Tip #6: Have one or two leftover days

Leftovers are a fantastic way to save yourself cooking time. There’s a lot you can do with leftovers to keep the meal fresh, without having to cook a whole meal from scratch.

The easiest way to use leftovers is of course to just stick it in the microwave. But if you want to add some variety to the meal, you can put it back on the stove and try adding a bit of different flavours or sides. Or if you have certain ingredients left over, you can make a whole new meal from it.

Tip #7: Prepare for “no cooking time” emergencies

There are going to be times when life gets in the way and you just won’t have time to cook. Maybe your child scraped his knees, or perhaps work calls. Whatever the reason, sometimes you just won’t be able to cook.

For these times, it really helps to have a few of your best dishes frozen. For example, if you make a great soy sauce chicken wing dish, freeze four servings of the wings for a rainy day. If there’s ever an emergency, you can just defrost the wings and microwave them and serve them with rice or pasta.

Tip #8: Buy in bulk when foods are on sale

At the supermarket, you might find foods on sale that weren’t on your list. If you think you could cook up the foods anyway though, go ahead and buy them in bulk and then change your meal plan later.

Buying when things are on sale can help you and your family save a lot of money.

To take this a step further, you can also check out your local newspapers and online coupons sites for special deal advertisements. The more constricting your budget is, the higher your payoff will be for taking the time to check for discounts.

Tip #9: Cook more than necessary

There are many reasons to cook more than necessary.

For one, you’ll have leftovers. The leftovers can go towards your leftover days, which can give you a nice break from cooking. You’ll also have a lot of snacks for the kids. If your kids ever get hungry, instead of going for the Pringles they can go for the leftover spaghetti.

Cooking more than necessary can also give you nice side dishes for other meals. For example, if you have a few chicken wings left over, they can make a good appetizer. Or you might give each person a couple chicken wings to add more taste to a meal.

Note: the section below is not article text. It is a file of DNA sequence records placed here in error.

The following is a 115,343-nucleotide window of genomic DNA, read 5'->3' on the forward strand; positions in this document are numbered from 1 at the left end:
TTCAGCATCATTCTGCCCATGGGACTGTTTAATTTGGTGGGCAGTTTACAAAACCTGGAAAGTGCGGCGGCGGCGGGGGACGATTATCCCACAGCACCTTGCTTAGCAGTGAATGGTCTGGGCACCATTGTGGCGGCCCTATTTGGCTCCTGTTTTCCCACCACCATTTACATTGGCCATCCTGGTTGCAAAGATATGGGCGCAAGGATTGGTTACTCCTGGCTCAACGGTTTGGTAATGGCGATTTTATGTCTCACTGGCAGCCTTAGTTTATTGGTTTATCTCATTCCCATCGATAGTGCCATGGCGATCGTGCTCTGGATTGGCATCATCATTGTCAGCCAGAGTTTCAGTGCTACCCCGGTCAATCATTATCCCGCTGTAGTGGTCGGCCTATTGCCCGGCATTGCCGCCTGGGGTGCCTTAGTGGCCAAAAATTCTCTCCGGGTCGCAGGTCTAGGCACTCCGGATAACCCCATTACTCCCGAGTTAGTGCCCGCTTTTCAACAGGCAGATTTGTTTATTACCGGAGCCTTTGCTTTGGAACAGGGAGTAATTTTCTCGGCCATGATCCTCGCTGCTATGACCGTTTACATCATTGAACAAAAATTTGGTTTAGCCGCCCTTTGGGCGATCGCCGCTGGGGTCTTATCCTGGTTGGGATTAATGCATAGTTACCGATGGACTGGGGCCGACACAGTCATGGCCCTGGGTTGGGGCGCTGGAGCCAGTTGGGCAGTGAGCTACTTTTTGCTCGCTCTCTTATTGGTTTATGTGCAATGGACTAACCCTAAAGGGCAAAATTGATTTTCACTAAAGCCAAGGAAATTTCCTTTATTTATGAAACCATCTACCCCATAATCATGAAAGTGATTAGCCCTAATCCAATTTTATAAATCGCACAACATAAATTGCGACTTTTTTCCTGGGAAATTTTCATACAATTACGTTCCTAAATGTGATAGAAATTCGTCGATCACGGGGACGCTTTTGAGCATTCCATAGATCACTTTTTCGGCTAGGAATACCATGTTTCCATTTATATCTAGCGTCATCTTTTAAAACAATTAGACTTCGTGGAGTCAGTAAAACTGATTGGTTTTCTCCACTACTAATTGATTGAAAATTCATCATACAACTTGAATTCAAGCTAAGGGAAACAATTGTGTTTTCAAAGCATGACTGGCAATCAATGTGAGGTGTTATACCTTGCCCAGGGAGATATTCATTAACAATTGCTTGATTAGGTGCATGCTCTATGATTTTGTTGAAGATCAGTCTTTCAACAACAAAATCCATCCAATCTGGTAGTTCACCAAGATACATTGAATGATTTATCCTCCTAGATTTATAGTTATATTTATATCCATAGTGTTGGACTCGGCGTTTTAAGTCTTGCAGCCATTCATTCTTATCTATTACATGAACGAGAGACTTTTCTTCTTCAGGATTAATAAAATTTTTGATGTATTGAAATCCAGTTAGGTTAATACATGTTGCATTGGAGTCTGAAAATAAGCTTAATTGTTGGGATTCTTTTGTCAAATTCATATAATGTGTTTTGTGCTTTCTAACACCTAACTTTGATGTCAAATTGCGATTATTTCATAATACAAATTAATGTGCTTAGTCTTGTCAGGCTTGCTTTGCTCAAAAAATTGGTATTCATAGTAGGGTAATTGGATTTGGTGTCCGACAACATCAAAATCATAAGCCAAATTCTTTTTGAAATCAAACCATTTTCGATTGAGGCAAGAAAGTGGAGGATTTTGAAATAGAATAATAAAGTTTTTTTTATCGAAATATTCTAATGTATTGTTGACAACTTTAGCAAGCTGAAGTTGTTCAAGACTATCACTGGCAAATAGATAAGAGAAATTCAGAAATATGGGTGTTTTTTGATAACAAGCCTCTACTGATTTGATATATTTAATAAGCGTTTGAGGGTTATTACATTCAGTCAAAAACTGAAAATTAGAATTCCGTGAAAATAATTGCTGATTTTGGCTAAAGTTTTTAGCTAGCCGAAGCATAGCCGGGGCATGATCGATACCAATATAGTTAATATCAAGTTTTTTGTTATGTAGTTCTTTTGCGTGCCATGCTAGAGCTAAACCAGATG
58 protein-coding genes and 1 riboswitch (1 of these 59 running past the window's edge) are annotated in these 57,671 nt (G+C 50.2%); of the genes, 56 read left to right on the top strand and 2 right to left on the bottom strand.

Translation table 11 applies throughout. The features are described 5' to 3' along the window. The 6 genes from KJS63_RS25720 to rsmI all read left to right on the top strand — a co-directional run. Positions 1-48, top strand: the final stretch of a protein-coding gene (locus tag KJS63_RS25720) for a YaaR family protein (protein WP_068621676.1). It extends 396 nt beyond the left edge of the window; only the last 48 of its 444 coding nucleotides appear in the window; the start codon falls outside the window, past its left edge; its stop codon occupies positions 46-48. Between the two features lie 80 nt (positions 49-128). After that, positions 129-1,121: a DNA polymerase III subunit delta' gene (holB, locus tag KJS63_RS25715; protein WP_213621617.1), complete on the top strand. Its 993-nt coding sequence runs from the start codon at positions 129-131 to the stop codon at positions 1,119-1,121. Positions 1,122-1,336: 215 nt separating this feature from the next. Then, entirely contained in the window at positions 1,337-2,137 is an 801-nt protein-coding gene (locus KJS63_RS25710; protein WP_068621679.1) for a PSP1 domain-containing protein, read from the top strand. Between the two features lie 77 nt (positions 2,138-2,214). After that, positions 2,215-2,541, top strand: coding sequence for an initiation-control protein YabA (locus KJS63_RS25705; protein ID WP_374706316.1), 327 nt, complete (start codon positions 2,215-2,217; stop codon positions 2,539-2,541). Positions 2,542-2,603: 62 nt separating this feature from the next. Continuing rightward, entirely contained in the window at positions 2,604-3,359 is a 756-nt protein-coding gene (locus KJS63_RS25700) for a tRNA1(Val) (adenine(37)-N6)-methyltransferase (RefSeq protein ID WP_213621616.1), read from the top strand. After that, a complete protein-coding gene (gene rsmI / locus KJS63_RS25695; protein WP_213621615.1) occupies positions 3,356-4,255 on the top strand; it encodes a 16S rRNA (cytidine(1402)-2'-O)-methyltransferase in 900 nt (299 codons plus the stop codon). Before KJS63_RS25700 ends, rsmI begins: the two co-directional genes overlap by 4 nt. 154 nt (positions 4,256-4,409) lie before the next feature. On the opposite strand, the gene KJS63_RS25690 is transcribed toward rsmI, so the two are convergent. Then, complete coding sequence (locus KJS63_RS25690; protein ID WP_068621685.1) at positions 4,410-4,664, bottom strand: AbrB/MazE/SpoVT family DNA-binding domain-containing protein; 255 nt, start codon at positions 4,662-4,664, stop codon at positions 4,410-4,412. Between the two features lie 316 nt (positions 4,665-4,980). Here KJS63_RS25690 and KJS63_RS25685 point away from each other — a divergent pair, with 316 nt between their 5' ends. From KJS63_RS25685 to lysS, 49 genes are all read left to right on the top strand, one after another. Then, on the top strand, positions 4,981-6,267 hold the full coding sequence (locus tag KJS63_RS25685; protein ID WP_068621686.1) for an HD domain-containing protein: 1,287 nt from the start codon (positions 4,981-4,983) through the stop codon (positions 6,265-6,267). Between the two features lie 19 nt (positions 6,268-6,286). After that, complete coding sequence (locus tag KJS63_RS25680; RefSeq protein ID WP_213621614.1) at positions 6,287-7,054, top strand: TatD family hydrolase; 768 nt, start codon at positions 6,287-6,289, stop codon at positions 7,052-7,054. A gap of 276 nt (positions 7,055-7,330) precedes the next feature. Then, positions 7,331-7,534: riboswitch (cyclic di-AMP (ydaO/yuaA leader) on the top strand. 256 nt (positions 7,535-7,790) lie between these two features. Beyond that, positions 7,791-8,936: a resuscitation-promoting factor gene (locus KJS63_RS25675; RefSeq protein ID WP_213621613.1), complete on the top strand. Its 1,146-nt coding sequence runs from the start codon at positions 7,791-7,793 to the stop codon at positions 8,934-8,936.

It’s much better to over cook a meal than under cook. For a family of four, cook as if you had one more person at the table.

Tip #10: Make it a family adventure

Cooking shouldn’t always be you alone in the kitchen. At least once a week, get the family to help out. This is a fantastic way for kids to learn how to cook early in life. It’s also a fantastic way to connect with your spouse and to cultivate a sense of teamwork in the family.

Have the kids do simple tasks at first. Make sure to teach them proper safety technique before handing them anything dangerous. For example, teach them how to use their knuckles as blockers before handing them a knife.

Keep the atmosphere light. It should be a playful adventure, not a chore. Everyone should enjoy the experience.

These ten tips will help make your meal planning a whole lot easier. Implement these tips and you’ll save money, save time and make cooking an absolutely stress free endeavour.

Meal planning saves money, reduces waste and lessens the need for last-minute unhealthy drive-thru runs. It is one step for stress free cooking.


Meatballs with peas and potatoes.


If you grocery shop weekly, pick a day to plan your meals each week. Write down your plan for breakfast, lunch and dinner.

From your meal plan, write out your grocery list. Make sure to check your fridge and pantry, so you don’t buy items you already have.

When making your meal plan, think about how ingredients and leftovers from one meal can be used in the next. For example, if you roast a chicken, you can make soup stock from the carcass and chicken salad from the leftover meat.


Meat dinner with rice and coliflower on the side.


Casserole supper.